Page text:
Coach Road where my father was brought up was a cul de sac it lead up to Spring View which was the house built for the owner of the Bedlington Iron Works. Walker Terrace was the next turning from the bank top. There used to be a trough for the horses which would have hauled carts etc:up the bank. There may have been a post office at the market place but there was also one at the bottom end and that would be the last call for the mails going to Blyth.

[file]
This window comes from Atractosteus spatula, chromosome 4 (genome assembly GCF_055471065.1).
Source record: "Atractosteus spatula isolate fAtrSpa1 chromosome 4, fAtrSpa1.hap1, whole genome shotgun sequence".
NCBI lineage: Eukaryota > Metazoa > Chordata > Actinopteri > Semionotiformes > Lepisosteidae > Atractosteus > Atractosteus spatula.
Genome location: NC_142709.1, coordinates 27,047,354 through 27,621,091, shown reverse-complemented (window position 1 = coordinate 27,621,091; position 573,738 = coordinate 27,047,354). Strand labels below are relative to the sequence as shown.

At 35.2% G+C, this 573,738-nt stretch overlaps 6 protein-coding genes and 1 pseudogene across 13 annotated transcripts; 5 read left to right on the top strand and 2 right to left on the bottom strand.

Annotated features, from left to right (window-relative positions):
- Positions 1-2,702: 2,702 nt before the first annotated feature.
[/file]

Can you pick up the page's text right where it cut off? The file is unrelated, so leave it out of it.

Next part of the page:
My father said there would be an escort for the driver with a rifle across his knee. They would go through Walker terrace and down the free wood then across the ford at the iron works. The Rose and Crown was a pub just across the river. The road to Blyth from there was level. We lived in Walker Terrace for a while above a man called Sugar Nicholson. Years later I saw him dancing at the Market Club. After WW1 accommodation was really hard to come by and after Coach Road and Walker Terrace were demolished under slum clearance. Councillor W.Hall erected a sign stating over 700 people had dwelt on 1 and1/4 acre of ground. After WW2 Council housing was eight houses to an acre. That was real progress.